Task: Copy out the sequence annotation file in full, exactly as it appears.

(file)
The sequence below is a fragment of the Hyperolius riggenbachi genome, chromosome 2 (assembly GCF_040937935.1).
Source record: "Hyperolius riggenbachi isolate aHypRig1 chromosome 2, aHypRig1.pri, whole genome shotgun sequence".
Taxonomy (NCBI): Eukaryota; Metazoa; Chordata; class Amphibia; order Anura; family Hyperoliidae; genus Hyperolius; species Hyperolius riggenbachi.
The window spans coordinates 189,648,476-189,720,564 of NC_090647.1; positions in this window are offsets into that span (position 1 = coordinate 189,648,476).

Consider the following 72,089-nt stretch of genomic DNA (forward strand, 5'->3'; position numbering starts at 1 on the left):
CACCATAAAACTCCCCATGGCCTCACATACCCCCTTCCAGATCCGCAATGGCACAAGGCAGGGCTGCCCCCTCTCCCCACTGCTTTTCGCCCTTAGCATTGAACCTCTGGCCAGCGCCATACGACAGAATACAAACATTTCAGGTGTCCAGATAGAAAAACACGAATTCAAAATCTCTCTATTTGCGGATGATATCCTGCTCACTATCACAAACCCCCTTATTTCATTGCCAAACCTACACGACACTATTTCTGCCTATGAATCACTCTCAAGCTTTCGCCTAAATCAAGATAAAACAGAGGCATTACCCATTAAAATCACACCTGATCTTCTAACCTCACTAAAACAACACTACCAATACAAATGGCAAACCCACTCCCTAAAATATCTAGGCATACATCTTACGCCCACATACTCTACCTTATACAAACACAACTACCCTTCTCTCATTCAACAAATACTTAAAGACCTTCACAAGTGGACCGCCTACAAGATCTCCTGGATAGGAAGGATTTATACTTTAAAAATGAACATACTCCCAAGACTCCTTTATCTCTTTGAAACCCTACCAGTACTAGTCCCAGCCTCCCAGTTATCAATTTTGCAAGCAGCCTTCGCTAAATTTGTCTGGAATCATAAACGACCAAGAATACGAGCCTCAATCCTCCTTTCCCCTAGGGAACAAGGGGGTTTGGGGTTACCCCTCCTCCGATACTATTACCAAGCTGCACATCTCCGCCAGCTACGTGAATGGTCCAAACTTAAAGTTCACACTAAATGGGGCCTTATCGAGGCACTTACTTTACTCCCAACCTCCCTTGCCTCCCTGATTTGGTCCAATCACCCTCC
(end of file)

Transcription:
The sequence below is a fragment of the Hyperolius riggenbachi genome, chromosome 2 (assembly GCF_040937935.1).
Source record: "Hyperolius riggenbachi isolate aHypRig1 chromosome 2, aHypRig1.pri, whole genome shotgun sequence".
Taxonomy (NCBI): Eukaryota; Metazoa; Chordata; class Amphibia; order Anura; family Hyperoliidae; genus Hyperolius; species Hyperolius riggenbachi.
The window spans coordinates 189,648,476-189,720,564 of NC_090647.1; positions in this window are offsets into that span (position 1 = coordinate 189,648,476).

Consider the following 72,089-nt stretch of genomic DNA (forward strand, 5'->3'; position numbering starts at 1 on the left):
CACCATAAAACTCCCCATGGCCTCACATACCCCCTTCCAGATCCGCAATGGCACAAGGCAGGGCTGCCCCCTCTCCCCACTGCTTTTCGCCCTTAGCATTGAACCTCTGGCCAGCGCCATACGACAGAATACAAACATTTCAGGTGTCCAGATAGAAAAACACGAATTCAAAATCTCTCTATTTGCGGATGATATCCTGCTCACTATCACAAACCCCCTTATTTCATTGCCAAACCTACACGACACTATTTCTGCCTATGAATCACTCTCAAGCTTTCGCCTAAATCAAGATAAAACAGAGGCATTACCCATTAAAATCACACCTGATCTTCTAACCTCACTAAAACAACACTACCAATACAAATGGCAAACCCACTCCCTAAAATATCTAGGCATACATCTTACGCCCACATACTCTACCTTATACAAACACAACTACCCTTCTCTCATTCAACAAATACTTAAAGACCTTCACAAGTGGACCGCCTACAAGATCTCCTGGATAGGAAGGATTTATACTTTAAAAATGAACATACTCCCAAGACTCCTTTATCTCTTTGAAACCCTACCAGTACTAGTCCCAGCCTCCCAGTTATCAATTTTGCAAGCAGCCTTCGCTAAATTTGTCTGGAATCATAAACGACCAAGAATACGAGCCTCAATCCTCCTTTCCCCTAGGGAACAAGGGGGTTTGGGGTTACCCCTCCTCCGATACTATTACCAAGCTGCACATCTCCGCCAGCTACGTGAATGGTCCAAACTTAAAGTTCACACTAAATGGGGCCTTATCGAGGCACTTACTTTACTCCCAACCTCCCTTGCCTCCCTGATTTGGTCCAATCACCCTCC